RE:FORM arts in prison

19 Oct 2015

PET's Susannah Henty reports back from arts criminal justice charity the Koestler Trust's annual exhibition: 

"This autumn arts criminal justice charity the Koestler Trust has yet again teamed up with the Southbank Centre to hold an exhibition showcasing its annual award winners. The annual exhibition gives the general public a rare insight into life behind prison walls and prisoners an outlet for their talents.

Importantly, it brings prisoners, secure patients, detainees and people with convictions together with the wider community.

The show, RE:FORM, includes a fantastic collection of fine art, poetry, text, music, design and sculpture all responding to the brief ‘Journey’. As the Koestler trust said: “Works made in response to this theme are spread throughout the show, helping tie it together with reflections on journeys through the criminal justice system, life and learning.”

On behalf of PET, I attended the launch event to celebrate the achievements of the talented artists who contributed to the show, which over the years have included many of our beneficiaries, as we give prisoners funding for art materials as well as offering opportunities to study creative courses such as Creative Writing right up to Arts and Languages Access courses with The Open University.

We support people in prisons to explore creative subjects because we know art helps people in prison for a variety of reasons, from helping them to cope with mental health conditions to offering a route to get back into more academic education, but the impact is also significant to reducing reoffending as new evidence from September’s Justice Data Lab report affirms.

The ‘RE:FORM’ launch kicked off on Thursday 1 October with swing music from Liberty Choir followed by the former Chief Inspector of Prisons and the Koestler trustee Dame Anne Owers, who said: “Art allows prisoners to think of themselves as an artist, writer, musician, not an offender, a human being.”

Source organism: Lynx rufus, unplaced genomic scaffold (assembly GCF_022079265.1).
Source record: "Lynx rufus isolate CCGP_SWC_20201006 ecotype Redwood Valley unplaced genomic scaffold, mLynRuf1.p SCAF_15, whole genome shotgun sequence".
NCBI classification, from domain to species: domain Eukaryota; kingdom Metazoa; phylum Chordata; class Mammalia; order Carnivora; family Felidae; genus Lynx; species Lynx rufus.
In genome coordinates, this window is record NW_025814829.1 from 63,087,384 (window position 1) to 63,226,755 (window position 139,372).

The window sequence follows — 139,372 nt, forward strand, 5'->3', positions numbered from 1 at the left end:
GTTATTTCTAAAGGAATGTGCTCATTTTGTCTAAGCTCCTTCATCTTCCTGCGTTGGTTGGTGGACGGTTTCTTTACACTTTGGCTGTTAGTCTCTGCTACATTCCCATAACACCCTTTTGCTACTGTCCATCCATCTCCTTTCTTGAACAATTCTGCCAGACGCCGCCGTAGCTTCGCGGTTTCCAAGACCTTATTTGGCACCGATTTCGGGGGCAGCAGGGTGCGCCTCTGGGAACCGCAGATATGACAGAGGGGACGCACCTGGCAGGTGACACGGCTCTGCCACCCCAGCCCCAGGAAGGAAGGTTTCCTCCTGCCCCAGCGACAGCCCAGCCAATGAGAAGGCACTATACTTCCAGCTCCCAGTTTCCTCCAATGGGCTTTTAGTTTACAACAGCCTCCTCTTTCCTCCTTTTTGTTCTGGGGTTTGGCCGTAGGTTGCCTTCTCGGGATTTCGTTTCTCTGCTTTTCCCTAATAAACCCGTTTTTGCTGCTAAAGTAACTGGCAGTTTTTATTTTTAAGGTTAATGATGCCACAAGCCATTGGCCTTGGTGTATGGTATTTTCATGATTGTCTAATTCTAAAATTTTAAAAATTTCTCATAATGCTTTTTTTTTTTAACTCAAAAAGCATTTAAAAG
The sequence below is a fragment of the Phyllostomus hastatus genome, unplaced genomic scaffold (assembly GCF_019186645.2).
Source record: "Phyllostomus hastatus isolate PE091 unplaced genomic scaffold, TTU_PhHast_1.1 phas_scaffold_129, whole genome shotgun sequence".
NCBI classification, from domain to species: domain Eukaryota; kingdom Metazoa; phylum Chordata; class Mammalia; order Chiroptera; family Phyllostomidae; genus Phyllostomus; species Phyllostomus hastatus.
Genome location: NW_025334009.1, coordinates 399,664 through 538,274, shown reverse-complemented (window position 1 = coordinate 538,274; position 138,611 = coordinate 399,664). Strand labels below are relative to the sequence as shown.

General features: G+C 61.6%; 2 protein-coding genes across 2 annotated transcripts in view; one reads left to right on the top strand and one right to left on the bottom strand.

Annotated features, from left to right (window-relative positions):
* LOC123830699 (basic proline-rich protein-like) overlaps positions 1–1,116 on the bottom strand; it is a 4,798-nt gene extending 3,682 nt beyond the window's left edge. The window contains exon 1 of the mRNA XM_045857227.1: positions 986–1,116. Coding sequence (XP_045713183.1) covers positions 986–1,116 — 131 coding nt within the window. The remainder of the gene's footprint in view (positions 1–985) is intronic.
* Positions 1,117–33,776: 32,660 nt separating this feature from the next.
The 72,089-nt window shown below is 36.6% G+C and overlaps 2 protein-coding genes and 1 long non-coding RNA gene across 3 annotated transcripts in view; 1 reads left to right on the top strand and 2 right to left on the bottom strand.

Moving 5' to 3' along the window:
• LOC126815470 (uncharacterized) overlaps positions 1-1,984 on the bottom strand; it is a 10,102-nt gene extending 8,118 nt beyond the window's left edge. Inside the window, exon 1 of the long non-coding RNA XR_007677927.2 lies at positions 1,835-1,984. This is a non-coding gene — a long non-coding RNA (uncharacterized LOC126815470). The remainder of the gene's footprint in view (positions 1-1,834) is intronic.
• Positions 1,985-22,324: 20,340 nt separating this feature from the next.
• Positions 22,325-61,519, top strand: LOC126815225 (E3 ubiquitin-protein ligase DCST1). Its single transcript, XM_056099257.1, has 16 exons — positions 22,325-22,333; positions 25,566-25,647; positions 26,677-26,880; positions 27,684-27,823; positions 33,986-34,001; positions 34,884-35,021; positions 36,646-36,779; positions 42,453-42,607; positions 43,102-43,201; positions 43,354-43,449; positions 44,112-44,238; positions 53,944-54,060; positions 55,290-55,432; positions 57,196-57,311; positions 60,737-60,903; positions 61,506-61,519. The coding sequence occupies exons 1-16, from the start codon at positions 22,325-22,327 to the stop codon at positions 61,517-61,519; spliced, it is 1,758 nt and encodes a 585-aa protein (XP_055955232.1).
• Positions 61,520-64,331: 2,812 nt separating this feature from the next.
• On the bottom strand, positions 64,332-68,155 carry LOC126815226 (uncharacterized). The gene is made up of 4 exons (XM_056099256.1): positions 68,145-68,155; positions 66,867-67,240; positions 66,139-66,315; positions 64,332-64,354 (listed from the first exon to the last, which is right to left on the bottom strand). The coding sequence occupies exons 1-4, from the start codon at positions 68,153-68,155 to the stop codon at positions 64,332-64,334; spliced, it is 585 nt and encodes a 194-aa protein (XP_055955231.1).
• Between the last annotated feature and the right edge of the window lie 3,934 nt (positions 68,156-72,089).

Justice Secretary Michael Gove MP, further endorsed this view and spoke about the importance of not labelling people in prison as ‘offenders’ forever and that creativity allows us to recognise the humanity in people with convictions, as he says:

“How many of us would want to have our lives defined by our worst moment…it is wrong to think of them forever as offenders and instead, we should think of them as potential assets. When someone is in prison it is an opportunity for them to reflect and for us to help.”

With an endorsement of the exhibition, Mr Gove then congratulated the winners and said he was “grateful to the artists for giving us an insight into their worlds.”

As well as showcasing art, the Koestler Trust also employs ex-prisoners to work as hosts, who are specially trained to give visitors guided tours. PET’s alumnus Frank Harris (pictured) was recruited as one of these hosts, and when I joined his tour, he explained the history of charity and the awards process, before giving us information about the exhibits. As we admired ‘Warrior’ a portrait in the entrance hall made from recycled metal, Frank gives us an insight into prison life, as he says: “I’m not sure how he was given permission to have all those sharp objects because when I was in prison you wouldn’t have been allowed!”

Much of the artwork on show at the exhibition is also up for sale, with profits distributed between the artist, Koestler and Victim Support. The pieces were selected from 8,509 entries by a prestigious panel of judges including Jeremy Deller, Alan Kane, Carol Ann Duffy, the BFI and Hot Chip.

The exhibition will be on until 29 November, so go along, take a tour, leave feedback and why not buy a piece of original art?"

For more information visit the Koestler Trust. Also on the south bank in October was an event devoted to discussion and performance of the arts in the criminal justice system (CJS) at the National Theatre. Read more.